FIDO Alliance Input to the New York Department of Financial Services (DFS) (August 2023):
In this input document, the FIDO Alliance comments to DFS – Revised Proposed 2nd Amendment to Regulation 23 NYCRR 500 –Cybersecurity Requirements for Financial Services Companies.

FIDO Alliance Input to NIST (June 2023):
In this input document, the FIDO Alliance comments to NIST – Identity and Access Management Roadmap (Draft).

FIDO Alliance Input to NIST (April 2023) and Comment Template:
In this input document, the FIDO Alliance comments to NIST – SP 800-63-4 Digital Identity Guidelines (Draft).

FIDO Alliance Input to CFPB (January 2023):
In this input document, the FIDO Alliance comments to the CFPB – Small Business Advisory Review Panel on Required Rulemaking on Personal Financial Date Rights.

FIDO Alliance Input to DFS (January 2023):
In this input document, the FIDO Alliance comments to the DFS – Proposed Cybersecurity Requirements for Financial Services Companies – 23 NYCRR Part 500.

FIDO Alliance Input to DFS (August 2022):
In this input document, the FIDO Alliance comments to the DFS – Proposed Cybersecurity Requirements for Financial Services Companies.

FIDO Alliance Input to SEC (April 2022):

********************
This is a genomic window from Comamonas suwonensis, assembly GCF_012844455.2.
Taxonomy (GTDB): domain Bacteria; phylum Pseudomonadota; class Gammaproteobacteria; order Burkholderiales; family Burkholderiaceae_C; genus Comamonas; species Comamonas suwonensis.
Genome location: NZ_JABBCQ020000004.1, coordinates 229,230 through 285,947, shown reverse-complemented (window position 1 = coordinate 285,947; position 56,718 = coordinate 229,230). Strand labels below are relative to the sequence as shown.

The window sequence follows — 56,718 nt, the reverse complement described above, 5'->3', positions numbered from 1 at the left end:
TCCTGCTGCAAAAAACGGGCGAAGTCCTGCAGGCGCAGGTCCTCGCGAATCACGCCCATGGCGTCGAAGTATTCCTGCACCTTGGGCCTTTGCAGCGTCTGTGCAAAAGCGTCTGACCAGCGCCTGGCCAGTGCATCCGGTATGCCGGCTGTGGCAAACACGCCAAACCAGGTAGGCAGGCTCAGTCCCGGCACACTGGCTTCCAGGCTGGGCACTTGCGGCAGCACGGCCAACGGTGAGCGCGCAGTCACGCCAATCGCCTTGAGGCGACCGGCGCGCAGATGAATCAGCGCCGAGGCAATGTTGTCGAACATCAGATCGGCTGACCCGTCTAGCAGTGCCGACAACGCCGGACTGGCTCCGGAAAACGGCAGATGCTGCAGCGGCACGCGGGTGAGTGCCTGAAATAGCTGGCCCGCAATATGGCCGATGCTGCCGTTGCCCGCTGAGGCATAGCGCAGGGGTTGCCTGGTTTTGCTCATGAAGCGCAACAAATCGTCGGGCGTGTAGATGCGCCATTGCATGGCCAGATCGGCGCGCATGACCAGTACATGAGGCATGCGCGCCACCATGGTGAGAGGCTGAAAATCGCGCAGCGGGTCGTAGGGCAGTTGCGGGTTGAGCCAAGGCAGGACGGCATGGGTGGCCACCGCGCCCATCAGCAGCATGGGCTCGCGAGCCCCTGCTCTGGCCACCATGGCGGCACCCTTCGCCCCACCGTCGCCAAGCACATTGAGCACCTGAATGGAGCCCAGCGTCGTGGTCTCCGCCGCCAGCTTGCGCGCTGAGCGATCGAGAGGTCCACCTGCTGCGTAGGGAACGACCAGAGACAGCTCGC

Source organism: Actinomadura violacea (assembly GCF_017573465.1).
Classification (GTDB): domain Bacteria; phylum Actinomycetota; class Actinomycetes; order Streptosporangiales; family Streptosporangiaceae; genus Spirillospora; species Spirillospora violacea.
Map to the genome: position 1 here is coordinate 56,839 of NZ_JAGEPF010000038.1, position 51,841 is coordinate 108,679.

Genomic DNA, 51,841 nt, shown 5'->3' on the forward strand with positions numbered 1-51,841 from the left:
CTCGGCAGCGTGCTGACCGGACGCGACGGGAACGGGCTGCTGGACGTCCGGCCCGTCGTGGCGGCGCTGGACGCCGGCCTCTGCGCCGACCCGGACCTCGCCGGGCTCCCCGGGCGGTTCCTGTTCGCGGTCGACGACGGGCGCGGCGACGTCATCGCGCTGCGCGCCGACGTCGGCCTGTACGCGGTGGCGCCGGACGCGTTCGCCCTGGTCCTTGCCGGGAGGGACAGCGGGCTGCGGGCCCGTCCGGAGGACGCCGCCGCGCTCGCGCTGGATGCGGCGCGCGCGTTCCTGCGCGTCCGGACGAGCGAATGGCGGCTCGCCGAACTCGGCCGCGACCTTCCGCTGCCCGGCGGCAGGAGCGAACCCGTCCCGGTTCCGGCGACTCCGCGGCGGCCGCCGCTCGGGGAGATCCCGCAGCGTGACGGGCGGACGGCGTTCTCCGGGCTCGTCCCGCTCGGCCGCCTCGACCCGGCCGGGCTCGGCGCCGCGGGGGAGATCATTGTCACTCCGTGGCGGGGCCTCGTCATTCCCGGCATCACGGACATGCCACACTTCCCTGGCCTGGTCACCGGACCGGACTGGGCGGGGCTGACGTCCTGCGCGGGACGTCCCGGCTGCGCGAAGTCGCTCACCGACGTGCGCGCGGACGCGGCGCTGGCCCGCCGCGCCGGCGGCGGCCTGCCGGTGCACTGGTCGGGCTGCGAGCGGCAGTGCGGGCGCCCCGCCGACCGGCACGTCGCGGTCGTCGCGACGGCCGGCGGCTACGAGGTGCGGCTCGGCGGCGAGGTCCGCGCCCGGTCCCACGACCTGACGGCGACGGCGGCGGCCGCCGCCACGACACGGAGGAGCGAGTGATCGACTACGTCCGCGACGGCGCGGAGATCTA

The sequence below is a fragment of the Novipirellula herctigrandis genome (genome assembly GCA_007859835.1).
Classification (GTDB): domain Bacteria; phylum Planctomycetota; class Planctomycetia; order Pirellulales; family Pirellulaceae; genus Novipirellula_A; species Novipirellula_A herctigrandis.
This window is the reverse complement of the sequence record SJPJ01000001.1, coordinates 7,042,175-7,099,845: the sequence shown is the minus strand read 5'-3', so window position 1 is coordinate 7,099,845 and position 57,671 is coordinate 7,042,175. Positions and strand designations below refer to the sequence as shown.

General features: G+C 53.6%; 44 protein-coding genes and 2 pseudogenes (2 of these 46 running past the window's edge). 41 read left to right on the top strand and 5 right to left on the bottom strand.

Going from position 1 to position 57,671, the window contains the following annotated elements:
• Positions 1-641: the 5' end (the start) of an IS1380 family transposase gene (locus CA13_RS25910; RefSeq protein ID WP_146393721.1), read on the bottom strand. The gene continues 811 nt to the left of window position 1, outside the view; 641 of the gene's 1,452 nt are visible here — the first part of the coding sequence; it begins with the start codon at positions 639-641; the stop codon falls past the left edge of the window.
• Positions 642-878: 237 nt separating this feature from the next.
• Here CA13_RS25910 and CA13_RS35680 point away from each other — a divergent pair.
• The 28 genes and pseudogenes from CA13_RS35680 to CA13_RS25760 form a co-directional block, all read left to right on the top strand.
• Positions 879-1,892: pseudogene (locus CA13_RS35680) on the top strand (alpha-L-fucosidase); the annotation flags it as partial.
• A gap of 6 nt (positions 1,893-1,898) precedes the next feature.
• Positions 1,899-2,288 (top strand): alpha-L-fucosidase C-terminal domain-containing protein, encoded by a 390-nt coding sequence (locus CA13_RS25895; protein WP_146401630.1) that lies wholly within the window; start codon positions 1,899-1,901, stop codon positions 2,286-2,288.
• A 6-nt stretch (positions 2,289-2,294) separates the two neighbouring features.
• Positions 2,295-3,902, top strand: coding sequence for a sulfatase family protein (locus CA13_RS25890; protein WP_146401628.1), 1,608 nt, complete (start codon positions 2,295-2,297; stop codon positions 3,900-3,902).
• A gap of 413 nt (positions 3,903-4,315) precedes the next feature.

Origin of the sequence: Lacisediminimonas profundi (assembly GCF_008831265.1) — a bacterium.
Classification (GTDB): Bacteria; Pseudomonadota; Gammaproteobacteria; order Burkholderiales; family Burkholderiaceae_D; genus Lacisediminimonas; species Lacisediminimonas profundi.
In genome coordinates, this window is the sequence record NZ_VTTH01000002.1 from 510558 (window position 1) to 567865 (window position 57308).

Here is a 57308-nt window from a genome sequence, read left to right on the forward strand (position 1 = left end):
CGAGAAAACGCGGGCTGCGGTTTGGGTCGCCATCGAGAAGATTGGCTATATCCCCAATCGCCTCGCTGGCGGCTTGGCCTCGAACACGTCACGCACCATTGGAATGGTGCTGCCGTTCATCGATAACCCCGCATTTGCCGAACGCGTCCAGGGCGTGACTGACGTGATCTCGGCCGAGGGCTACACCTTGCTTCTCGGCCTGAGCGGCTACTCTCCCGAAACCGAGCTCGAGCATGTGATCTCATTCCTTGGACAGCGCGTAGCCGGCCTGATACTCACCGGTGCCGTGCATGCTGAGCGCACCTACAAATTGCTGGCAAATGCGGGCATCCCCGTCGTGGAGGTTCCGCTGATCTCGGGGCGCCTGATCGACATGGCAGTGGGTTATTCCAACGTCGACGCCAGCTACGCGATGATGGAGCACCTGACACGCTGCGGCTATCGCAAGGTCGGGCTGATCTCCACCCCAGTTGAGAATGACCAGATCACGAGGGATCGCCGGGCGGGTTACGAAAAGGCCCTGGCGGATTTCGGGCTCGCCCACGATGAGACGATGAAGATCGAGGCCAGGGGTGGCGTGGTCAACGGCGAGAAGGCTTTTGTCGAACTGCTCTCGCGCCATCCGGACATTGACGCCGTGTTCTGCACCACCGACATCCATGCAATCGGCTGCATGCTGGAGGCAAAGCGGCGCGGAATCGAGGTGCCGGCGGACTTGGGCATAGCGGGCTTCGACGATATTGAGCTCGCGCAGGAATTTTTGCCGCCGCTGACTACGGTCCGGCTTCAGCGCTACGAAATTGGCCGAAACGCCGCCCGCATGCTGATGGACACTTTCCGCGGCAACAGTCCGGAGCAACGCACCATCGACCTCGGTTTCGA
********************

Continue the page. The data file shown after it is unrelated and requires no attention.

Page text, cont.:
In this input document, the FIDO Alliance comments to the SEC – Proposed Cybersecurity Risk Management Rules for Investment Advisers, Registered Investment Companies, and Business Development Companies. 

FIDO Alliance Input to FCC (November 2021):
In this input document, the FIDO Alliance comments to the FCC – NPRM on Rules to Prevent SIM Swapping and Port-Out Fraud. 

FIDO Alliance Input to NIST (October 2021):
In this input document, the FIDO Alliance comments on NIST’s Consumer Labeling for IoT Devices. 

FIDO Alliance Input to the European Commission (October 2021):
In this input document, the FIDO Alliance comments on the European Commission – using FIDO Standards in eIDAS 2.0. 

FIDO Alliance Input to CISA (October 2021):
In this input document, the FIDO Alliance comments on the Draft Zero Trust Maturity Model and Cloud Security Technical Reference Architecture. 

FIDO Alliance Input to OMB (September 2021):
In this input document, the FIDO Alliance comments on the Draft Federal Zero Trust Strategy published by the White House Office of Management and Budget (OMB). 

FIDO Alliance Input to NIST (February 2021):
In this input document, the FIDO Alliance comments on NIST’s Draft Guidance for Federal Agencies and IoT Device Manufacturers. 

FIDO Alliance Input to the Consumer Financial Protection Bureau (February 2021):